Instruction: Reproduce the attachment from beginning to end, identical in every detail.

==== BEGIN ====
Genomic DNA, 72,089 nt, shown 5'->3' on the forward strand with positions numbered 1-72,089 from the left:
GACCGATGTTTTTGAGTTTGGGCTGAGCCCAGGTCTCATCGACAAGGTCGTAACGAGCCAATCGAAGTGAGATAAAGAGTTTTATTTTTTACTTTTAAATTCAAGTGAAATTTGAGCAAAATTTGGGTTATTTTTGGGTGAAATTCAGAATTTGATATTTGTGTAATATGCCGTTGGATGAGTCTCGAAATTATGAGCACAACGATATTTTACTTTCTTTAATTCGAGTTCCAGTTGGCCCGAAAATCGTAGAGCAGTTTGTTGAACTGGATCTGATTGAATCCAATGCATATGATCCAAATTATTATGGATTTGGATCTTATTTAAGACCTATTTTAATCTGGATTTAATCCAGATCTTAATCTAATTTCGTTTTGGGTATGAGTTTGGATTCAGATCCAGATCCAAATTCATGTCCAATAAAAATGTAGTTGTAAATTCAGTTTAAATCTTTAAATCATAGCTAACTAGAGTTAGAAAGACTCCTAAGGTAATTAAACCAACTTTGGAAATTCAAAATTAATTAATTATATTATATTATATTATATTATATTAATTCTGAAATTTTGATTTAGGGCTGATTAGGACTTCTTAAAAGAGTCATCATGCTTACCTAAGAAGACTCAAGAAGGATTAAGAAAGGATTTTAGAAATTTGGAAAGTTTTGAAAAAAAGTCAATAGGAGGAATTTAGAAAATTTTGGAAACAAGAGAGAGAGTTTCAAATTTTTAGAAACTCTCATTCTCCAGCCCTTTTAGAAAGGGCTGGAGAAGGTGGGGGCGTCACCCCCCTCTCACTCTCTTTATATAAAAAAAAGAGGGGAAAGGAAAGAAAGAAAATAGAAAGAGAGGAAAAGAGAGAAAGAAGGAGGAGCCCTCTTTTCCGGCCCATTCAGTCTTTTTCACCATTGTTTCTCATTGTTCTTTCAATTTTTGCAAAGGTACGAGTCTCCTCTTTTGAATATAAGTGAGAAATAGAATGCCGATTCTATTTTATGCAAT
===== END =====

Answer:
Genomic DNA, 72,089 nt, shown 5'->3' on the forward strand with positions numbered 1-72,089 from the left:
GACCGATGTTTTTGAGTTTGGGCTGAGCCCAGGTCTCATCGACAAGGTCGTAACGAGCCAATCGAAGTGAGATAAAGAGTTTTATTTTTTACTTTTAAATTCAAGTGAAATTTGAGCAAAATTTGGGTTATTTTTGGGTGAAATTCAGAATTTGATATTTGTGTAATATGCCGTTGGATGAGTCTCGAAATTATGAGCACAACGATATTTTACTTTCTTTAATTCGAGTTCCAGTTGGCCCGAAAATCGTAGAGCAGTTTGTTGAACTGGATCTGATTGAATCCAATGCATATGATCCAAATTATTATGGATTTGGATCTTATTTAAGACCTATTTTAATCTGGATTTAATCCAGATCTTAATCTAATTTCGTTTTGGGTATGAGTTTGGATTCAGATCCAGATCCAAATTCATGTCCAATAAAAATGTAGTTGTAAATTCAGTTTAAATCTTTAAATCATAGCTAACTAGAGTTAGAAAGACTCCTAAGGTAATTAAACCAACTTTGGAAATTCAAAATTAATTAATTATATTATATTATATTATATTATATTAATTCTGAAATTTTGATTTAGGGCTGATTAGGACTTCTTAAAAGAGTCATCATGCTTACCTAAGAAGACTCAAGAAGGATTAAGAAAGGATTTTAGAAATTTGGAAAGTTTTGAAAAAAAGTCAATAGGAGGAATTTAGAAAATTTTGGAAACAAGAGAGAGAGTTTCAAATTTTTAGAAACTCTCATTCTCCAGCCCTTTTAGAAAGGGCTGGAGAAGGTGGGGGCGTCACCCCCCTCTCACTCTCTTTATATAAAAAAAAGAGGGGAAAGGAAAGAAAGAAAATAGAAAGAGAGGAAAAGAGAGAAAGAAGGAGGAGCCCTCTTTTCCGGCCCATTCAGTCTTTTTCACCATTGTTTCTCATTGTTCTTTCAATTTTTGCAAAGGTACGAGTCTCCTCTTTTGAATATAAGTGAGAAATAGAATGCCGATTCTATTTTATGCAAT